Sharing and learning from data is critical for businesses to develop and grow. Data is already being used to solve some of the world’s biggest problems, and it could be benefitting the care industry in a much greater way too.
Aging 2.0 holds an annual conference in San Francisco that puts on an impressive display of the latest ageing related ideas, design and technology. This year’s conference, OPTIMIZE, was held 12-14 October. We attended this year's conference and came away inspired by the breadth of the ideas, energy and positivity.
The care industry faces challenges that are complex and bigger than any one organisation. Collaboration amongst stakeholders is key to better outcomes for the industry as a whole - developing better care for older people, a better work environment for care professionals and a more rewarding business for owners of care service providers. We’re very proud to have been selected to work with industry stakeholders at the Digital Catapult Brighton and IoTUK Care Clinic event last Friday, 16 September.
Today we are really pleased to announce the launch of our KareInn Pilots section. This has been a long time coming and is in direct response to the feedback we have received from clients we have worked with over the last year. They have found our pilot process to really help in their adoption of our application and we felt it was something we should put on paper and share with the wider public.
Improve staff retention, improve person centred care delivery, Dementia care best practice, reduce operational risks and reduce regulatory compliance risks are five important business priorities where data can empower evidence based decision making in residential care homes. There are many other opportunities but these are ones that we often hear are high priorities in care homes.
We started KareInn to help provide tools to allow better and more empowered caring for the elderly. Inextricably linked to this, is the care of people with dementia, a giant population of people who need more care than most. Dementia has often suffered from the image of being ‘something that just happened to the old’, but we as KareInn are proud to continue to beat the drum, and recognise that this is a Disease – a truly cruel Disease – but one that we can and will fight against. People with dementia will never be far from our thoughts or technology development.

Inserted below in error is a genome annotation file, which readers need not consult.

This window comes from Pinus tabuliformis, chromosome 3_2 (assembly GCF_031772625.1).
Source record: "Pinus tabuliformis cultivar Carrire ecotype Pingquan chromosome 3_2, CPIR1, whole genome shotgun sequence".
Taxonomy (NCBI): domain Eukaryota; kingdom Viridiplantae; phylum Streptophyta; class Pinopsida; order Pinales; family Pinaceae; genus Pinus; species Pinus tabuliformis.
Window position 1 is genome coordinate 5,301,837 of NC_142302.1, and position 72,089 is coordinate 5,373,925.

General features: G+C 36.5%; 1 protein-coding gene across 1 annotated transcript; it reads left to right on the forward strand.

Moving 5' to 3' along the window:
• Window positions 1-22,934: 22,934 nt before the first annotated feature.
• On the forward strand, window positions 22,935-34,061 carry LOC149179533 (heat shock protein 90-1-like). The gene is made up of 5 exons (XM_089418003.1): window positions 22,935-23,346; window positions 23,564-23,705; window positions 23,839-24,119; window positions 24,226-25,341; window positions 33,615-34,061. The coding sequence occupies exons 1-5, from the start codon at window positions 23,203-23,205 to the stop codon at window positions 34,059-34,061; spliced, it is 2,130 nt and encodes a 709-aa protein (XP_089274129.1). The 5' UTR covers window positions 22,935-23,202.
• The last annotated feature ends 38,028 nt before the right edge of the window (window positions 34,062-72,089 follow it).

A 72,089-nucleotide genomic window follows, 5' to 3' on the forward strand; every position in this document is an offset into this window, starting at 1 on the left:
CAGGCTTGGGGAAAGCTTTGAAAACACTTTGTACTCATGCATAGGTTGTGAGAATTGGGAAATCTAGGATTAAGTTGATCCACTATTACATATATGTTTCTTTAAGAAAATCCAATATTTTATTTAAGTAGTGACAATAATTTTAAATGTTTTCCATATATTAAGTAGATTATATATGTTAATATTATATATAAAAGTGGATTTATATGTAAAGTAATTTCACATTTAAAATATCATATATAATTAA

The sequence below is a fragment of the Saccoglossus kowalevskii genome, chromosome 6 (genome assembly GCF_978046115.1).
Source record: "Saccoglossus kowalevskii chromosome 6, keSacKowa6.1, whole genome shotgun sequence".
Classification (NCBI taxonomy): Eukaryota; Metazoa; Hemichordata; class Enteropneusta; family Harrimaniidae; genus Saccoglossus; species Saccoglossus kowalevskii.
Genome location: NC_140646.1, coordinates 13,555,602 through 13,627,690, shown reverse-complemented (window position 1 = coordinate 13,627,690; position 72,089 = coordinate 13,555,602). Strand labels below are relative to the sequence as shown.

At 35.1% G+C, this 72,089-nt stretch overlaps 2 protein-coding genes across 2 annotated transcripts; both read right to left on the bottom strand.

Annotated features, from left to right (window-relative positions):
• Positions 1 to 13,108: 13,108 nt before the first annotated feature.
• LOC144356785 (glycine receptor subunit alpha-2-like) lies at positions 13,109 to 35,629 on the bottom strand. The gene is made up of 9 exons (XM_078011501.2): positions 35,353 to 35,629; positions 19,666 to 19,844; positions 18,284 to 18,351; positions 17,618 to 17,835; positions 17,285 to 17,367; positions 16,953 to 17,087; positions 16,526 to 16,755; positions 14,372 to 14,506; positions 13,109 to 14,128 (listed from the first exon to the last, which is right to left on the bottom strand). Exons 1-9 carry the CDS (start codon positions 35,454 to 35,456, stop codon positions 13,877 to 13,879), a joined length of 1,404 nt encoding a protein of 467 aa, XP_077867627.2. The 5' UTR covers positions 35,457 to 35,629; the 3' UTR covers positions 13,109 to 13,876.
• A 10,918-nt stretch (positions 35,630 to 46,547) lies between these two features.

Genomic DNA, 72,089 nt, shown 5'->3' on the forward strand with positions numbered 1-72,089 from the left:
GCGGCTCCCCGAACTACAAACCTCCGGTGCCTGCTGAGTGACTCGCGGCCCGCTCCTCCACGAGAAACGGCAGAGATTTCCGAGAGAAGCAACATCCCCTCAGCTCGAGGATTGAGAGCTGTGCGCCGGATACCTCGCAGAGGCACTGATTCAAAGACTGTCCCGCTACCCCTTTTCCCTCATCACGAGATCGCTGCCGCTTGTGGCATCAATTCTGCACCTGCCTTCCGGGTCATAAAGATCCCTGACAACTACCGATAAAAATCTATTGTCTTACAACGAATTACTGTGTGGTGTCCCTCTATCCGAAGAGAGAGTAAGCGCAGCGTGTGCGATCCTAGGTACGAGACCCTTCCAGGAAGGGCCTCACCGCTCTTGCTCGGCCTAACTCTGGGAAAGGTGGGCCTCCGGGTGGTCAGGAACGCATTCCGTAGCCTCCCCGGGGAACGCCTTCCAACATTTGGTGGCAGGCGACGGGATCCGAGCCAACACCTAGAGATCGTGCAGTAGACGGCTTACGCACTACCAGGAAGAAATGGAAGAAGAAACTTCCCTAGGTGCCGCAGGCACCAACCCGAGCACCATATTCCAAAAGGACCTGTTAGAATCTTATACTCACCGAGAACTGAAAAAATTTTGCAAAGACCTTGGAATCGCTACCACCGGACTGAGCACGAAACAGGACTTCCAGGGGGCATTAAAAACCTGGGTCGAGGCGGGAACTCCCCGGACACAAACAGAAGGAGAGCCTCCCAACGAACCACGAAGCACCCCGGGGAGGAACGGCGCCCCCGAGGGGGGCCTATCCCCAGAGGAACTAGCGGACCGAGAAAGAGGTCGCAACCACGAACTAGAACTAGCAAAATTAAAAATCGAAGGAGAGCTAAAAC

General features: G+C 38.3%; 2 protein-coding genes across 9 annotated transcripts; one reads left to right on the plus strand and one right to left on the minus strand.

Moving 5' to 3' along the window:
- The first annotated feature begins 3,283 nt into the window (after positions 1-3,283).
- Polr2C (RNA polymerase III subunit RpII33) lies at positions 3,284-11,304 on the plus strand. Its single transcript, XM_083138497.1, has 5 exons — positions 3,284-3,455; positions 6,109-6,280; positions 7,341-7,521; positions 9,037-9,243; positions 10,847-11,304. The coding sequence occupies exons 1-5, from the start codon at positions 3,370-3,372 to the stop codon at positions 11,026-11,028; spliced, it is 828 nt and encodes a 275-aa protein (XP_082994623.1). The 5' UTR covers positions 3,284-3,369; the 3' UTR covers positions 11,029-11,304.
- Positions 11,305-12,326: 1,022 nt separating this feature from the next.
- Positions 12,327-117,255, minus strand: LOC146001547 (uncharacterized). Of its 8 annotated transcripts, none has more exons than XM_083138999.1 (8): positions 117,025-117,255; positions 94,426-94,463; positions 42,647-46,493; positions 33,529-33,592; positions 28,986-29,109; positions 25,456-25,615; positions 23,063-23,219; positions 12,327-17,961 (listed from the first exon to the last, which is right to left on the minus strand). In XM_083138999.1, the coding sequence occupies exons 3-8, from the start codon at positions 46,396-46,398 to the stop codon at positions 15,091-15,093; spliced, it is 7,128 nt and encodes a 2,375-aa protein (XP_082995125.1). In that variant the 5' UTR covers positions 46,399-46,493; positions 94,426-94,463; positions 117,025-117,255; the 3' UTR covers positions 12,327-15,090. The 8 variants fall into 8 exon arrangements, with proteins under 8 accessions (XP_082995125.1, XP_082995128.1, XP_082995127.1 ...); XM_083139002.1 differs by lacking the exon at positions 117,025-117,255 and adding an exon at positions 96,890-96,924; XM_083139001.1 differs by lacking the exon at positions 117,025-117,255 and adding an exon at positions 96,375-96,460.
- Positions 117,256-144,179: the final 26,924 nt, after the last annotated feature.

The UK is a smartphone society. More than 7 out of every 10 adults own a smartphone. For many people, a smartphone is the first thing they touch in the morning and the last thing they touch at night. Smartphones are the digital equivalent of a Swiss Army knife as they have subtly replaced the alarm clock, flashlight, stopwatch, calculator, voice recorder, camera, scanner, newspapers, books, maps, GPS devices and dozens of other everyday items in our lives.
I’m a co-founder of KareInn because I want to make a difference. When I left university I wanted a meaningful career. I’m 51 now. I’ve done my share of corporate innovation work for GE, KPMG, Lockheed Martin and other big companies. I am not a former carer like my two other co founders but it’s time for me to work that I consider personally and socially redeeming.
People often ask me why I co founded KareInn. What are my personal motivations for putting myself through the mill of building a tech startup in the care industry? A largely paper based industry that doesn’t have tech startups. It’s fraught with risks, inconsistencies and countless highs and lows. Surely it’s a crazy idea for someone in their 40’s with a wife, two children and a mortgage? And anyway it’s a young person’s game, right?
New developments in our understanding of the biological determinants of ageing and better healthcare are behind the growing life expectancy (80 now from 40 a century ago). But socially and culturally we have not kept pace with what this will mean in our ageing society of the future. What do longer life spans mean for the way we organise our societies? How can people best prepare themselves for living considerably longer?